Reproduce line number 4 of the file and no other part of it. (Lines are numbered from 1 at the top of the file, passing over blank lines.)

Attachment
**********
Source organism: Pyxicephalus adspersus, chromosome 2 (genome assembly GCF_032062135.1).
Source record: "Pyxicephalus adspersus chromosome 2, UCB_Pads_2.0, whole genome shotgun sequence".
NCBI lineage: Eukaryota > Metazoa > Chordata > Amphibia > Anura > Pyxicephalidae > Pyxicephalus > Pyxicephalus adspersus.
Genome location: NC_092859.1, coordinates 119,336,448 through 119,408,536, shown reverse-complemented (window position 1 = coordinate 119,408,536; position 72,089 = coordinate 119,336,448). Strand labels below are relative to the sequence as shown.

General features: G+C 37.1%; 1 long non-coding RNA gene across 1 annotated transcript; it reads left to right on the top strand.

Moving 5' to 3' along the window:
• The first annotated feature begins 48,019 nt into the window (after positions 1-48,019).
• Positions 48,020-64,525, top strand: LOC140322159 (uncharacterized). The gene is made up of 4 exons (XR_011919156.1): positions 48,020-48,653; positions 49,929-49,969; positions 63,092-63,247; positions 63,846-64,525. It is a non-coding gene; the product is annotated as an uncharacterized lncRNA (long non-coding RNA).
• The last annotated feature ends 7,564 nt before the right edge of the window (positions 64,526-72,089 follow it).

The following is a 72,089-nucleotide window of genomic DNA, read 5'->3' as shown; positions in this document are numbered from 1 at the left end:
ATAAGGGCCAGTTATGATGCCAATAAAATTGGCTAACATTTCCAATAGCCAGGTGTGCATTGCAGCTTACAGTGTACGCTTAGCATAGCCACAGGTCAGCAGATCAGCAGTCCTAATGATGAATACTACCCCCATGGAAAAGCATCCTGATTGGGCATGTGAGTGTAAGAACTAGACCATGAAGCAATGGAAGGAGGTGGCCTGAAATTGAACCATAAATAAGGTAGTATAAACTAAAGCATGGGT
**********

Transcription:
Genome location: NC_092859.1, coordinates 119,336,448 through 119,408,536, shown reverse-complemented (window position 1 = coordinate 119,408,536; position 72,089 = coordinate 119,336,448). Strand labels below are relative to the sequence as shown.